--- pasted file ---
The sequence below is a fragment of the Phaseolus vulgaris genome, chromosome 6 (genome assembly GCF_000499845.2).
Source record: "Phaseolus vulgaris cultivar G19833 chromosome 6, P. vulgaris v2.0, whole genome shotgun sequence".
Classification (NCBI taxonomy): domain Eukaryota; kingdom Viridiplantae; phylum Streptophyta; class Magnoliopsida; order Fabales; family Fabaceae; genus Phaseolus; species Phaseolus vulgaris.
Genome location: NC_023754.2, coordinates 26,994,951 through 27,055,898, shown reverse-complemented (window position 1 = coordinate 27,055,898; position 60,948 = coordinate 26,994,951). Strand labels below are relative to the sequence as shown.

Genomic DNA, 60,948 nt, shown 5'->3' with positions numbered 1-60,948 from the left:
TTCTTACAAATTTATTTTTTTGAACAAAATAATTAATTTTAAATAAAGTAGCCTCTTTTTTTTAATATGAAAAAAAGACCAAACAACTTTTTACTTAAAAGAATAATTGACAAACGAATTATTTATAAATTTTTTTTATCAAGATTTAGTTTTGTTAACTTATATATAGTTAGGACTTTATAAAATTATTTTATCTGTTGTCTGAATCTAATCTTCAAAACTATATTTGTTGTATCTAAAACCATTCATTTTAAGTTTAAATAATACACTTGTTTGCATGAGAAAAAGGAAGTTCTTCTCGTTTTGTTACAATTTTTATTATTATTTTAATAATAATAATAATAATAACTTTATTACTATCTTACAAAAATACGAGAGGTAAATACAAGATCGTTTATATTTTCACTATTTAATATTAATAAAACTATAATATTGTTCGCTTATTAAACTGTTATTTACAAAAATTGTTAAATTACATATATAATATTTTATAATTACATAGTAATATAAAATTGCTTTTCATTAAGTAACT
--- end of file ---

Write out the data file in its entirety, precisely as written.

The sequence below is a fragment of the Phaseolus vulgaris genome, chromosome 6 (genome assembly GCF_000499845.2).
Source record: "Phaseolus vulgaris cultivar G19833 chromosome 6, P. vulgaris v2.0, whole genome shotgun sequence".
Classification (NCBI taxonomy): domain Eukaryota; kingdom Viridiplantae; phylum Streptophyta; class Magnoliopsida; order Fabales; family Fabaceae; genus Phaseolus; species Phaseolus vulgaris.
Genome location: NC_023754.2, coordinates 26,994,951 through 27,055,898, shown reverse-complemented (window position 1 = coordinate 27,055,898; position 60,948 = coordinate 26,994,951). Strand labels below are relative to the sequence as shown.

Genomic DNA, 60,948 nt, shown 5'->3' with positions numbered 1-60,948 from the left:
TTCTTACAAATTTATTTTTTTGAACAAAATAATTAATTTTAAATAAAGTAGCCTCTTTTTTTTAATATGAAAAAAAGACCAAACAACTTTTTACTTAAAAGAATAATTGACAAACGAATTATTTATAAATTTTTTTTATCAAGATTTAGTTTTGTTAACTTATATATAGTTAGGACTTTATAAAATTATTTTATCTGTTGTCTGAATCTAATCTTCAAAACTATATTTGTTGTATCTAAAACCATTCATTTTAAGTTTAAATAATACACTTGTTTGCATGAGAAAAAGGAAGTTCTTCTCGTTTTGTTACAATTTTTATTATTATTTTAATAATAATAATAATAATAACTTTATTACTATCTTACAAAAATACGAGAGGTAAATACAAGATCGTTTATATTTTCACTATTTAATATTAATAAAACTATAATATTGTTCGCTTATTAAACTGTTATTTACAAAAATTGTTAAATTACATATATAATATTTTATAATTACATAGTAATATAAAATTGCTTTTCATTAAGTAACT